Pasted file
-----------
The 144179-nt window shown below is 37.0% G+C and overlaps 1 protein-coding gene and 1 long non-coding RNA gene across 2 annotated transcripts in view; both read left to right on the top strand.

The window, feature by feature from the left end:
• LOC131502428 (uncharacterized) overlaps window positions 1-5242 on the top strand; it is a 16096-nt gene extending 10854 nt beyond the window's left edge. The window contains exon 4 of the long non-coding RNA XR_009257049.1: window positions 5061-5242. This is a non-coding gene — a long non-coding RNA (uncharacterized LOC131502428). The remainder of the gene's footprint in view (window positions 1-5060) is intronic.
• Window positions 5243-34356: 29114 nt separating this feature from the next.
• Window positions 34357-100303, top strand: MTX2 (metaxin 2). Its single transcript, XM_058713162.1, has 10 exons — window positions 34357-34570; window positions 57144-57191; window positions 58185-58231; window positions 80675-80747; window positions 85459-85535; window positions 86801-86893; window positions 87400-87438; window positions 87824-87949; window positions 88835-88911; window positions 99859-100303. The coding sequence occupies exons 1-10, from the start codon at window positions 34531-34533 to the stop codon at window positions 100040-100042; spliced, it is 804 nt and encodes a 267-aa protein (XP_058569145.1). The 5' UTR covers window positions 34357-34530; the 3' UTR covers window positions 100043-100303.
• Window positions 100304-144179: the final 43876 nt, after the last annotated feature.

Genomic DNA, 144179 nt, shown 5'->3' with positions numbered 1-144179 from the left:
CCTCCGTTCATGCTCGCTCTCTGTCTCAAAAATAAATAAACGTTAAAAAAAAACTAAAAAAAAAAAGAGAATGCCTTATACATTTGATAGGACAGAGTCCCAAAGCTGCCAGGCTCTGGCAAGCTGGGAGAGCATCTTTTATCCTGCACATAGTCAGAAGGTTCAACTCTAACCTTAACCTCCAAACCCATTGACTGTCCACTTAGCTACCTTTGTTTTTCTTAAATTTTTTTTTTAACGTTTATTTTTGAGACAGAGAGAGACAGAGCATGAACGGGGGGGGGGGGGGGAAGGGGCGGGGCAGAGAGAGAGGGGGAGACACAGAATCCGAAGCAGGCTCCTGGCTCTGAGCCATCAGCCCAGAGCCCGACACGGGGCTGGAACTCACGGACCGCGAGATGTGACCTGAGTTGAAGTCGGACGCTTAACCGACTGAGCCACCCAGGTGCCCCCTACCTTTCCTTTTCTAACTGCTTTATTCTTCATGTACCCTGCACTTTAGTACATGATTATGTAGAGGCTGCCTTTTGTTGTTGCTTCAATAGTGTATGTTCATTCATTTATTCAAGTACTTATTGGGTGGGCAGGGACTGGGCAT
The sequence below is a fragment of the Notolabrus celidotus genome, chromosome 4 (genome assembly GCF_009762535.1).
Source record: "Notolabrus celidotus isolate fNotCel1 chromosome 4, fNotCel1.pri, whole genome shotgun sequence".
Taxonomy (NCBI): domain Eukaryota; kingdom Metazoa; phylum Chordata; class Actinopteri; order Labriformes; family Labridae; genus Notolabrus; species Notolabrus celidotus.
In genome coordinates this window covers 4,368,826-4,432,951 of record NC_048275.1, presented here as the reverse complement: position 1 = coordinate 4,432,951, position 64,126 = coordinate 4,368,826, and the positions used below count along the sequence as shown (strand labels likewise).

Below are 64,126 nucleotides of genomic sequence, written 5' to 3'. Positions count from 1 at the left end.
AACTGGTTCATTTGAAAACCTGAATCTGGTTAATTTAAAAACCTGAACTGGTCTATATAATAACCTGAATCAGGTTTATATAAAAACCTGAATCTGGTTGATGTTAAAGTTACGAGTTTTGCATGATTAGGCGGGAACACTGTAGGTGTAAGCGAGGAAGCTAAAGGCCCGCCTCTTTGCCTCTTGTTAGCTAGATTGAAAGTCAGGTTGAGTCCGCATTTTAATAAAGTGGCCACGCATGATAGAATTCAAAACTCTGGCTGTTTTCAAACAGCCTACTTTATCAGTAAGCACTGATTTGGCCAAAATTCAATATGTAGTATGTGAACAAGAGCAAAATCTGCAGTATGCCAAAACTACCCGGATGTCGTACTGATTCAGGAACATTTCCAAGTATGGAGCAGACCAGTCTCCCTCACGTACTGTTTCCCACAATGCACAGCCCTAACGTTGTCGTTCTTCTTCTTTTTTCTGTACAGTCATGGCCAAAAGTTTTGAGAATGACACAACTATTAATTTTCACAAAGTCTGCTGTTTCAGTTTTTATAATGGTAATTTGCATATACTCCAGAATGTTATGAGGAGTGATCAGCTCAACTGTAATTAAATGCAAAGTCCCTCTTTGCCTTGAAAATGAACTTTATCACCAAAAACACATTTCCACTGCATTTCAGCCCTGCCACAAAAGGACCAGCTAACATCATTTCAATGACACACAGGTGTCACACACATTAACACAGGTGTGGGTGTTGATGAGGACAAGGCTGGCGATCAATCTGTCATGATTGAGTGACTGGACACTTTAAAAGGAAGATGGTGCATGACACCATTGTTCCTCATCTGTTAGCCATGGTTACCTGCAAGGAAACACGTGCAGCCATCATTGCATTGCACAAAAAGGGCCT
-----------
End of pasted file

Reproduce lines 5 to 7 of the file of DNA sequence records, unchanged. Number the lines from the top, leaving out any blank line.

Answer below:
• Window positions 34357-100303, top strand: MTX2 (metaxin 2). Its single transcript, XM_058713162.1, has 10 exons — window positions 34357-34570; window positions 57144-57191; window positions 58185-58231; window positions 80675-80747; window positions 85459-85535; window positions 86801-86893; window positions 87400-87438; window positions 87824-87949; window positions 88835-88911; window positions 99859-100303. The coding sequence occupies exons 1-10, from the start codon at window positions 34531-34533 to the stop codon at window positions 100040-100042; spliced, it is 804 nt and encodes a 267-aa protein (XP_058569145.1). The 5' UTR covers window positions 34357-34530; the 3' UTR covers window positions 100043-100303.
• Window positions 100304-144179: the final 43876 nt, after the last annotated feature.

Genomic DNA, 144179 nt, shown 5'->3' with positions numbered 1-144179 from the left: